Until later… 🙂



Greetings from Cheonan, South Korea!!!

I’ll be honest… I’m still a bit in disbelief that I’m here. As in, it almost feels like it hasn’t sunk in that this will be my HOME for at least a year. The process to obtain a visa was jam-packed and moved so quickly… Usually, when recapping the story to the many friends who’ve asked questions over the last several weeks, it’s difficult to remember when things were happening because so many pieces were moving concurrently and the process itself seemed so fast.

But we pulled it off. And that is kind of a “Whoa…” moment unto itself.

We still aren’t “official” I guess, though. We need to apply for alien residency cards (ARC)–a document noting our immigration status/employment, etc. So we still need fingers crossed if you happen to think of us because if we don’t get these cards, we don’t get to stay.

Once we get our ARCs, we can get cell phone contracts and internet so we’ll actually be able to call each other and will be a bit more accessible to all of our friends back at home. As it turns out, our apartments are a bit further than we’d expected–or maybe we’re still just not used to getting from one to the other… After all, I’ve only been here 24 hours as of this post. This will get easier, I’m sure. (God bless Korean taxi drivers, though–what a helpful/friendly lot! One made sure I wasn’t seriously overpaying him, one cheerfully practiced English expressions with Jerry and I, and another patiently helped us find my neighborhood when we got lost. All of them were helpful and patient despite a HUMONGOUS language gap.)

I landed in Incheon airport yesterday around 4:30 pm. The flight was great! I flew Asiana and they were so friendly and accommodating. But despite how wonderful the airline was, almost 11 and a half hours in the air and boy, was I glad to be off that plane! It’s a lot of sitting still–something I’m not exactly good at. Watched movies, started going through the first season of “Elementary” and played some video games–all accessible via the little television mounted in front of my seat. Awesome.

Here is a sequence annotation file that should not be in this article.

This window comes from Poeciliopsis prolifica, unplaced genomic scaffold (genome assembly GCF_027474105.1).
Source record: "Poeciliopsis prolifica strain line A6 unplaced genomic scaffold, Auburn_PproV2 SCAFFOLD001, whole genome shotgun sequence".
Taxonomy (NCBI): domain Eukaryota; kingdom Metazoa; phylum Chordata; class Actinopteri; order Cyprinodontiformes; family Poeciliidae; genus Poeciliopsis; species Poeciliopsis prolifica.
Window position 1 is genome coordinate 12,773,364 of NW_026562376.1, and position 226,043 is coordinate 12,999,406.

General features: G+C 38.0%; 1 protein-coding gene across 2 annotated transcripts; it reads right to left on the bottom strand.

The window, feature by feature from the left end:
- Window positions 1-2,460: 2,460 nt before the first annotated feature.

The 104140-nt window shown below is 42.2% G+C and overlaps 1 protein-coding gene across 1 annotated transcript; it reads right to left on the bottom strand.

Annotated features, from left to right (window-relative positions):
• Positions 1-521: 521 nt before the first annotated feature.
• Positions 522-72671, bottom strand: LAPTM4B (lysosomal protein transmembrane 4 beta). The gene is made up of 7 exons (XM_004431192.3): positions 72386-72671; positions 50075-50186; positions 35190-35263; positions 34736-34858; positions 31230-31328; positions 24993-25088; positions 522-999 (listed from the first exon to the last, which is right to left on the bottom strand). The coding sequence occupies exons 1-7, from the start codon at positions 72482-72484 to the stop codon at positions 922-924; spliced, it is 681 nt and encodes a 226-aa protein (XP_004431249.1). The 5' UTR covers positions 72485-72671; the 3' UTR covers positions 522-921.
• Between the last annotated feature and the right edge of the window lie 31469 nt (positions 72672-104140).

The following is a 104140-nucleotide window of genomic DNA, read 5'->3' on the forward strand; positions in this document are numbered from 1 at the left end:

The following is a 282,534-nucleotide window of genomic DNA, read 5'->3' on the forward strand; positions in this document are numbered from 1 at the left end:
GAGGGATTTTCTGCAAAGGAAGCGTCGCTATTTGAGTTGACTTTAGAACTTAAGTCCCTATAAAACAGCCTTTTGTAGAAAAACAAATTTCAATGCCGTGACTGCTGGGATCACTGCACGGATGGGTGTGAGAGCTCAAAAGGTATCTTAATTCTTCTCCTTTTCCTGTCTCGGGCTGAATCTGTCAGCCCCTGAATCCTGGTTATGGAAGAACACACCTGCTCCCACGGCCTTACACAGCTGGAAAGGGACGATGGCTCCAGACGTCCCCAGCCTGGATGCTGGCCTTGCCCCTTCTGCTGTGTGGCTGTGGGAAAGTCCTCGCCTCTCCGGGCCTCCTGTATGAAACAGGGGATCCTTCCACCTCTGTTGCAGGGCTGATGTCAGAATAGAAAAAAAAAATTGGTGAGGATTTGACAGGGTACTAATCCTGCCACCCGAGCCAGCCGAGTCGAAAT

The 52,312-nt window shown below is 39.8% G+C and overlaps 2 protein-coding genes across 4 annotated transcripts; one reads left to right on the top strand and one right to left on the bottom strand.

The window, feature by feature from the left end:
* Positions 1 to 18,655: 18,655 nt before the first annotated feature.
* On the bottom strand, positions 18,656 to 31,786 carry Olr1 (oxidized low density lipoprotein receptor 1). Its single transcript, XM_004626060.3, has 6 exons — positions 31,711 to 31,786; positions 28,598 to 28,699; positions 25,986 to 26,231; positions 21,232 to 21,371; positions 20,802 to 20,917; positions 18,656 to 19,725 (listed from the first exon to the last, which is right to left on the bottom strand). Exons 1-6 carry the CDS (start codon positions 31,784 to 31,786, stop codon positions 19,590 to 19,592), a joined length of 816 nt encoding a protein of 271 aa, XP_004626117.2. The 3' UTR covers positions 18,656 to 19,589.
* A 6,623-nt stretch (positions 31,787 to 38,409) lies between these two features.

After landing, I grabbed my bags. Plural, guys–my behemoth of a suitcase I’d planned to take individually turned out to be WAY too heavy for the airline, so I ended up buying a giraffe-printed suitcase at SFO (Fiona, I know you’d LOVE it…) figuring it’d be easy to distinguish on the baggage carousel in Incheon.

I moved quickly through customs–I had nothing to declare–and made my way to the bus area outside of the airport. I quickly purchased a ticket for the express bus to Cheonan, per the instruction of my recruiter. A girl approached me to ask if we were in line for the bus to Cheonan. After glancing at my luggage tag, she recognized my name–we had been emailing each other over the last few weeks as we are both teaching at Avalon Langcon. (Hi, Sarah!) We used the bus ride to Cheonan to get to know each other and talk about our experiences with the visa process.

Per our recruiter (we both came through the same one), we were told to get off the bus and “look for a coffee shop called ‘STARBUCKS COFFEE'”. I’m totally not making this up–I totally laughed reading that, too. You can’t swing a stick in the U.S. without hitting one. Trust me, Madeline, I think my Starbucks radar will still work in a foreign country… We met up with Claire, the new manager for Langcon, who took us to the van where we loaded our luggage and were off!

Pulling through Cheonan, I immediately noticed the bright, colorful signs. I don’t know if it was the hangul that caught my eye or if they are just that different from the types of signs that I saw so much in the U.S., but they stuck out to me. The city itself is smaller in size, but is still home to approx. 500,000 people. Claire and the guy who came with her (my brain didn’t absorb his English name, unfortunately) took us to Langcon, our school that we’ll be teaching out. It’s in a high rise building named the Hyundai Medical Building. Perhaps it’s just the experience I have with medical facilities in the States, but I actually thought it would look, well… medical. Nope. Big, colorful signs all over the building for a variety of businesses–it was almost easy to miss the smaller sign for Langcon. We rode the elevator to the appropriate floor and took a look inside.